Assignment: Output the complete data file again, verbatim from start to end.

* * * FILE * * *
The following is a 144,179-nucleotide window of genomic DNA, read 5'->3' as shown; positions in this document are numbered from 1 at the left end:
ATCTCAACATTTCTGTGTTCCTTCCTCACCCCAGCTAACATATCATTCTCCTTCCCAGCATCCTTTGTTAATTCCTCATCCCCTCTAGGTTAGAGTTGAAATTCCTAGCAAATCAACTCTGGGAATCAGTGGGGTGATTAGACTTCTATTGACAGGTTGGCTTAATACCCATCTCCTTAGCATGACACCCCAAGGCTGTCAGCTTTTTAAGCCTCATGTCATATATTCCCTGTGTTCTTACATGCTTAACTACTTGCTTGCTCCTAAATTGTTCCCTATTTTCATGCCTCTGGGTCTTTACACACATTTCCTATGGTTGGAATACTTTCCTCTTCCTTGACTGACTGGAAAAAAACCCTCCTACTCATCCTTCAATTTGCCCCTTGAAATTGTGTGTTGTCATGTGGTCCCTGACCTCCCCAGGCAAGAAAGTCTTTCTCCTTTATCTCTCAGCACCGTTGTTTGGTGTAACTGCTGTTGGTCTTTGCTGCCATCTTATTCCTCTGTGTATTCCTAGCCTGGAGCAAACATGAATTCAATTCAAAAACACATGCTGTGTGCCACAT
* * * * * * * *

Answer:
The following is a 144,179-nucleotide window of genomic DNA, read 5'->3' as shown; positions in this document are numbered from 1 at the left end:
ATCTCAACATTTCTGTGTTCCTTCCTCACCCCAGCTAACATATCATTCTCCTTCCCAGCATCCTTTGTTAATTCCTCATCCCCTCTAGGTTAGAGTTGAAATTCCTAGCAAATCAACTCTGGGAATCAGTGGGGTGATTAGACTTCTATTGACAGGTTGGCTTAATACCCATCTCCTTAGCATGACACCCCAAGGCTGTCAGCTTTTTAAGCCTCATGTCATATATTCCCTGTGTTCTTACATGCTTAACTACTTGCTTGCTCCTAAATTGTTCCCTATTTTCATGCCTCTGGGTCTTTACACACATTTCCTATGGTTGGAATACTTTCCTCTTCCTTGACTGACTGGAAAAAAACCCTCCTACTCATCCTTCAATTTGCCCCTTGAAATTGTGTGTTGTCATGTGGTCCCTGACCTCCCCAGGCAAGAAAGTCTTTCTCCTTTATCTCTCAGCACCGTTGTTTGGTGTAACTGCTGTTGGTCTTTGCTGCCATCTTATTCCTCTGTGTATTCCTAGCCTGGAGCAAACATGAATTCAATTCAAAAACACATGCTGTGTGCCACAT